Many people remember the first time they saw the spans of a bridge open up for a large ship to pass through. In Kiel, Germany, the world’s first and only three-segment bascule bridge allows people to experience that wonder in a different way.
The Hörnbrücke, stretching across the Kiel Fjord (also known as the Hörn) is 84 feet long when down, connecting the Norway Ferry Terminal to the rail station in the center of Kiel. When it is open for ship and boat traffic, the triple-folded segments form a capital “N.”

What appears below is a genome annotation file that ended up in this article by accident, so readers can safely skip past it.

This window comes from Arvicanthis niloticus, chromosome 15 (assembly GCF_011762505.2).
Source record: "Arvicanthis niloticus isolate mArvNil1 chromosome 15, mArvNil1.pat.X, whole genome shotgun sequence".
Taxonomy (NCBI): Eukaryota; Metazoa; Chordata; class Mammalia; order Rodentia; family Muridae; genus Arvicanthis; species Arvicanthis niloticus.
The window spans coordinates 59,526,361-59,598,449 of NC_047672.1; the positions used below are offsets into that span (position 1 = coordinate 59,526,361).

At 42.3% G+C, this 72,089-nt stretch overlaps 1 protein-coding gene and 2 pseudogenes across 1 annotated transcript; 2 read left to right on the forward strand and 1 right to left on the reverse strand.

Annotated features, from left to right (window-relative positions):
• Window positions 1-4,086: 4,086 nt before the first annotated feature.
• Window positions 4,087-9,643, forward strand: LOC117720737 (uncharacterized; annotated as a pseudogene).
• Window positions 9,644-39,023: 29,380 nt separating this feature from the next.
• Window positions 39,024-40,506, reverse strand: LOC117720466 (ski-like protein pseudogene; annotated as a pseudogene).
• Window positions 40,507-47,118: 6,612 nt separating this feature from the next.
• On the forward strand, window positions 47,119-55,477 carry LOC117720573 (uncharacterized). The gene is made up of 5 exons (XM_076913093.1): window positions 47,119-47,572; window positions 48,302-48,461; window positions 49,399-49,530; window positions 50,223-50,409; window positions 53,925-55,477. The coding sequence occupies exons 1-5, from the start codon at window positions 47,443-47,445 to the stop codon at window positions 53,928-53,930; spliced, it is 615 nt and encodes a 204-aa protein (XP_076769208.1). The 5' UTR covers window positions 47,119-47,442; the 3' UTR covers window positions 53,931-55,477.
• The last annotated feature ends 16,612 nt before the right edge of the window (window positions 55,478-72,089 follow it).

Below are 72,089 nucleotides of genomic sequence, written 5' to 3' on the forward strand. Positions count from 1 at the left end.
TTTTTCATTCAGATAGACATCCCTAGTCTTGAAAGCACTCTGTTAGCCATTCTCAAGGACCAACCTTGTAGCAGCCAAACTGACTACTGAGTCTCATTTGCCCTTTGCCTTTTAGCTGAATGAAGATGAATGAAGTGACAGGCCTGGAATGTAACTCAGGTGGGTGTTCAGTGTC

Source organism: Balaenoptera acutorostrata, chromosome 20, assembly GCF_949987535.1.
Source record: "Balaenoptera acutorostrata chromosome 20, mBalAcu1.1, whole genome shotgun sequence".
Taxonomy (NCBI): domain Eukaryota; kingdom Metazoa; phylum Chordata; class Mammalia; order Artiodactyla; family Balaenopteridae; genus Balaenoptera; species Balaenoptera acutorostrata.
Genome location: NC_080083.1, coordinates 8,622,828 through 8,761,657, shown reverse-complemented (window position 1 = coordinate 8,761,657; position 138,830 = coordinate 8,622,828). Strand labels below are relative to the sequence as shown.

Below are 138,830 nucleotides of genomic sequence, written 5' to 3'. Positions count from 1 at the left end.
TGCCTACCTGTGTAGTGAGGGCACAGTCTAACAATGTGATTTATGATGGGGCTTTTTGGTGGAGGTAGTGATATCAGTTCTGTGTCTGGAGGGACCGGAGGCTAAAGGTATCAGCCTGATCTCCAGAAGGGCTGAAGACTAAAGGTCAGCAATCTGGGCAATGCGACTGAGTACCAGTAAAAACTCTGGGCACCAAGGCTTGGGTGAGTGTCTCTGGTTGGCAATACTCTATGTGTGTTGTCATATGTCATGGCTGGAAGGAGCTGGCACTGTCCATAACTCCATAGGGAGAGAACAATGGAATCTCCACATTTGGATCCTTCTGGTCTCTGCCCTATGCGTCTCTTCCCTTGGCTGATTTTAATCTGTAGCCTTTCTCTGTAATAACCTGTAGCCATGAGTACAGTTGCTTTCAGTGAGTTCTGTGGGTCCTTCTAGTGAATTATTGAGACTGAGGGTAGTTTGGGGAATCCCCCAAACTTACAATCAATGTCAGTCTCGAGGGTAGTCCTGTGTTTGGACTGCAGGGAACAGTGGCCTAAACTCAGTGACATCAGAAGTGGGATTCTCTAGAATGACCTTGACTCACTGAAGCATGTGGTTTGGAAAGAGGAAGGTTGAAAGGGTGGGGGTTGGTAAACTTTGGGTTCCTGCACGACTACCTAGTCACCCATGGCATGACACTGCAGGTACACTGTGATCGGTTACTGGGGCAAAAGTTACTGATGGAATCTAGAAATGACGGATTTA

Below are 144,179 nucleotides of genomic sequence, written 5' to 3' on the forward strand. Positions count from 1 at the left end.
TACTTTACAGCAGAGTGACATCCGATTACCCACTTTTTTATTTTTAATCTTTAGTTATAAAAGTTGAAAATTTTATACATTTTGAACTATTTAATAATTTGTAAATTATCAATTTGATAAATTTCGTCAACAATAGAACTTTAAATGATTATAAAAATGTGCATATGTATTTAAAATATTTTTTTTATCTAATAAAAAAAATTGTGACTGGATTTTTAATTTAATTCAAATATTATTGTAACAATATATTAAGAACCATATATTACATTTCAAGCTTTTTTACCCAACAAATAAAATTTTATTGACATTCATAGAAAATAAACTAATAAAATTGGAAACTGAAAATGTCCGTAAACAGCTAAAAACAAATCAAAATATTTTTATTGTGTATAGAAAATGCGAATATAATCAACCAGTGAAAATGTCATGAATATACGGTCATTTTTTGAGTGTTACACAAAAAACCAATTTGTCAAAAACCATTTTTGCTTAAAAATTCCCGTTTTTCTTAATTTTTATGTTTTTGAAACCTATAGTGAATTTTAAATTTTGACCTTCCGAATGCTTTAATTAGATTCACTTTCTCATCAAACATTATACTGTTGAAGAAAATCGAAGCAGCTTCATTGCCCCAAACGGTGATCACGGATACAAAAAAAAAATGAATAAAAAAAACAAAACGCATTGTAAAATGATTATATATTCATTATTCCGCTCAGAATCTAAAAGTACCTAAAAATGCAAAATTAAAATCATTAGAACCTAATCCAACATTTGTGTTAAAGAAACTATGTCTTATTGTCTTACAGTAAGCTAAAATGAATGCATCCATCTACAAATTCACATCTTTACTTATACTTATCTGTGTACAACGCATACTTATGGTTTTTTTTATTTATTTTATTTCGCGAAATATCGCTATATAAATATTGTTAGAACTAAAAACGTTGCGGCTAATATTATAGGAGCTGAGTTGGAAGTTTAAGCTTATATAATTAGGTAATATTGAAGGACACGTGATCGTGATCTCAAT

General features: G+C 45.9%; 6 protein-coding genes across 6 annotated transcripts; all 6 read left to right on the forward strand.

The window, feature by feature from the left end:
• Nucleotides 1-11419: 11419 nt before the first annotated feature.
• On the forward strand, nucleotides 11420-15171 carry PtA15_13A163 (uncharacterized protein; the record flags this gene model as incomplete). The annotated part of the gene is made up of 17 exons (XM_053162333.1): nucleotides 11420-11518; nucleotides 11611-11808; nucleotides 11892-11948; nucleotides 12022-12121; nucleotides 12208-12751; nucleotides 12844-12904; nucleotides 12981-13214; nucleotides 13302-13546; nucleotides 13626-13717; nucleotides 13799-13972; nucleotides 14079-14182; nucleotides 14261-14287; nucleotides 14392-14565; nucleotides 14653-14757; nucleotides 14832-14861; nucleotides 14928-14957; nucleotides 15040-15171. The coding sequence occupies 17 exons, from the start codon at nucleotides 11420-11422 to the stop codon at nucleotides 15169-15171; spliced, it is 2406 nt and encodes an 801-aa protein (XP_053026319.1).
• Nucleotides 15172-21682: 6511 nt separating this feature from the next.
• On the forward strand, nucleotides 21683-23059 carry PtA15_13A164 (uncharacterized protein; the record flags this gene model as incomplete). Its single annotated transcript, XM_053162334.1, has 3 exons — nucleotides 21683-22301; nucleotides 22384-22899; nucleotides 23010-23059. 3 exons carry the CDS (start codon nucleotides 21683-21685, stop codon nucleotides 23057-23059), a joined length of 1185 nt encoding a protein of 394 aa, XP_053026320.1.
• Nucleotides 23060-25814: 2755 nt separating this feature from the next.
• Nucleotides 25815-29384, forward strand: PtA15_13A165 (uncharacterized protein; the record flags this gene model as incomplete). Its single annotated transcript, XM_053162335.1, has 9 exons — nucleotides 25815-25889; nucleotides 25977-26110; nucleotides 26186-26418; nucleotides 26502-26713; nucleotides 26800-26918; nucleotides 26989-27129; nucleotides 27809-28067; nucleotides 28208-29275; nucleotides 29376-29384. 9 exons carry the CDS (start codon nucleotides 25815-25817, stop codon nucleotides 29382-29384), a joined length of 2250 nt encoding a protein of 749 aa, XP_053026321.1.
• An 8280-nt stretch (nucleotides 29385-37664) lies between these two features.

The pedestrian bridge was understandably complicated to build. The opening was delayed by miscalculations during construction and frequent malfunctions during testing, not to mention the increasing cost. These problems earned it the nickname “klappt-nix-brücke,” which roughly translates to “not folding bridge.”
Though residents were skeptical it ever would be, the Hörnbrücke opened in 1997. It opens up for passing ships approximately every hour, so opportunities to watch it are plentiful. The views from the bridge are also reportedly something to see, so after watching it, crossing it is not a bad idea.
Know Before You Go
Unless it's broken you can visit any time for free.